Banning Glyphosate on State Property
The New York State Legislature passed a bill (A.732-B/S.6502) sponsored by Senator José M. Serrano and Assemblymember Linda Rosenthal to ban the use of the herbicide glyphosate on State property. The chemical is an active ingredient in many common weed killer products and is widely used to kill weeds in parks, playgrounds and picnic areas.
The International Agency for Research on Cancer of the World Health Organization (WHO), the world’s leading authority on cancer, declared that glyphosate is a probable human carcinogen in 2015. In addition, leading health experts and academic research institutions have linked glyphosate to heightened risk of non-Hodgkin lymphoma, increased growth of breast cancer cells, kidney ailments and other negative health impacts. Several countries around the world have initiated comprehensive Glyphosate restrictions including Germany, Italy and Austria, while a growing number of jurisdictions in the United States including Los Angeles, Seattle and Miami have banned applications on public lands.
“Our parks, playgrounds and picnic areas are an oasis for New Yorkers, and have particularly become safe havens during the COVID-19 pandemic,” said Senator Serrano. “It’s important that we protect the health and safety of workers, families, and pets by proactively eliminating the use of potentially harmful chemicals like glyphosate in our public spaces, and by finding safe alternatives that won’t risk the health of New Yorkers and our environment. Many thanks to Assembly sponsor Linda Rosenthal, Senate Environmental Conservation Committee Chair Todd Kaminsky, and the environmental advocacy groups for their efforts in passing this bill."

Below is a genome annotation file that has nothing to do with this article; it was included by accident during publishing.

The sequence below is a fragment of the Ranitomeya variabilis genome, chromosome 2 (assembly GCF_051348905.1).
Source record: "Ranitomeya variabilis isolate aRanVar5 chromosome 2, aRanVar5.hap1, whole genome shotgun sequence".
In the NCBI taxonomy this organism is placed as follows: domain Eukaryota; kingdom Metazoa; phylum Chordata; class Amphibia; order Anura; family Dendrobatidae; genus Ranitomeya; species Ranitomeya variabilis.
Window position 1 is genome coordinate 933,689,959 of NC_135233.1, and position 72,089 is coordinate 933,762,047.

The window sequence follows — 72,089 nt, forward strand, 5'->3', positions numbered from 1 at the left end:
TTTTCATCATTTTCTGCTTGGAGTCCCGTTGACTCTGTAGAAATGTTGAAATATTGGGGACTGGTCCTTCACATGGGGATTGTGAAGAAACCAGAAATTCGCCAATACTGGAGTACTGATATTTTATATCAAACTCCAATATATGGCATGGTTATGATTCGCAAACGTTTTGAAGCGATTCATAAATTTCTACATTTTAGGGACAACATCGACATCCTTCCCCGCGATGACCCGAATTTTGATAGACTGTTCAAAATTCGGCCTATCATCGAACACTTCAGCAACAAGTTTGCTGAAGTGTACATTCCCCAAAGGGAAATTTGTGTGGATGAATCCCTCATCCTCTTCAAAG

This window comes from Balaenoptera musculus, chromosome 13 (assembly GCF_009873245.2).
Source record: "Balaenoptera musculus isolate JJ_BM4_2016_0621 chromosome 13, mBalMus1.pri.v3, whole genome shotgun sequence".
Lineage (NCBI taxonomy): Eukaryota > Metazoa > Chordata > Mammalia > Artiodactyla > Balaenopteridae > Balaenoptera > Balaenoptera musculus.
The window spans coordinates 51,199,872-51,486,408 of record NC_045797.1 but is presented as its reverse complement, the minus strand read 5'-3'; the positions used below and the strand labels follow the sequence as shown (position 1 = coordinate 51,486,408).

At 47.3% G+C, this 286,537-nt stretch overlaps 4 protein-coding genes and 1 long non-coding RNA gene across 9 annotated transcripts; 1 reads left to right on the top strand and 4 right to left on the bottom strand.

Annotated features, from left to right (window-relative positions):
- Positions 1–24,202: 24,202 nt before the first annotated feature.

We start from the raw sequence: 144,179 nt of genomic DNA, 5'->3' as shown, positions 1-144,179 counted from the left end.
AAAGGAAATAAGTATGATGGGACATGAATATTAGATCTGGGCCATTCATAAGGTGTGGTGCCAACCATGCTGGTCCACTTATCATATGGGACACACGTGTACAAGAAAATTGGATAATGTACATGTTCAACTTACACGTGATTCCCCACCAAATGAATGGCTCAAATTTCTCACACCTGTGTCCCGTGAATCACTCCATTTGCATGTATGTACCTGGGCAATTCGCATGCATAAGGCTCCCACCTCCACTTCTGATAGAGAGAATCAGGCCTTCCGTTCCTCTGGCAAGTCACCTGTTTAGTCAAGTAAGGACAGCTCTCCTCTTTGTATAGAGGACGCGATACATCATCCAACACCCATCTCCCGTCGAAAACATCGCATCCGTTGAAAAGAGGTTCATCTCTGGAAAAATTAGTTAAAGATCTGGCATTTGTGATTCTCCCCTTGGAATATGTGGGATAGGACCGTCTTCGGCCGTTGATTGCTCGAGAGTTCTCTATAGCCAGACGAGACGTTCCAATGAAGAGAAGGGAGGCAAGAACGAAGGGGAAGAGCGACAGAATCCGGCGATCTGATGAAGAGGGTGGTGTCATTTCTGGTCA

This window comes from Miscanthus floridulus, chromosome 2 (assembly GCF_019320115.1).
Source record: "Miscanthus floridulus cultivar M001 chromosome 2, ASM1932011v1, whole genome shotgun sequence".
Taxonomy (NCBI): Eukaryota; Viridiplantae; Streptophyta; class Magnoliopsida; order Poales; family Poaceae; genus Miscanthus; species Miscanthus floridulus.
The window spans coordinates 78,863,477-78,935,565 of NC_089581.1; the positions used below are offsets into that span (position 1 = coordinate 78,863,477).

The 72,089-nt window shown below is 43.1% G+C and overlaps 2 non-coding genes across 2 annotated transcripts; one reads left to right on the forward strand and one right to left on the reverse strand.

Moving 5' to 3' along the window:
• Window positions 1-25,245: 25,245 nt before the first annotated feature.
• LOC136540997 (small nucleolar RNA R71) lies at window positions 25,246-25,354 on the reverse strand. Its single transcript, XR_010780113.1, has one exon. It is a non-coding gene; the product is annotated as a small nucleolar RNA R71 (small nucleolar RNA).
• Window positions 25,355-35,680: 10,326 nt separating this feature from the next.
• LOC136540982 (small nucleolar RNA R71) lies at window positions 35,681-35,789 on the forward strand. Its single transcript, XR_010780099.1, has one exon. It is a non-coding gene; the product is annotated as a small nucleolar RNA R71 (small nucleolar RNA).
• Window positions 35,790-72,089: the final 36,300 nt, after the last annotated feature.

The bill awaits Governor Andrew Cuomo’s signature.
Language Diversity in Pesticide Signage
The Legislature also passed a bill (S.5579a/A.5169) sponsored by Senator Serrano and Assemblymember Phil Ramos that when signed into law will require that written notices, signs and markers informing the public of pesticides for commercial and residential lawn application be printed in both English and Spanish, as well as any other languages relevant to the local population.
“It’s critical that all New Yorkers are aware of any warnings regarding pesticide use and application in their neighborhoods,” said Senator Serrano. “Today’s actions will require these warnings to be posted in Spanish and other languages, so that every resident can be adequately informed of pesticide use in their communities and take steps to ensure the health and safety of their loved ones.”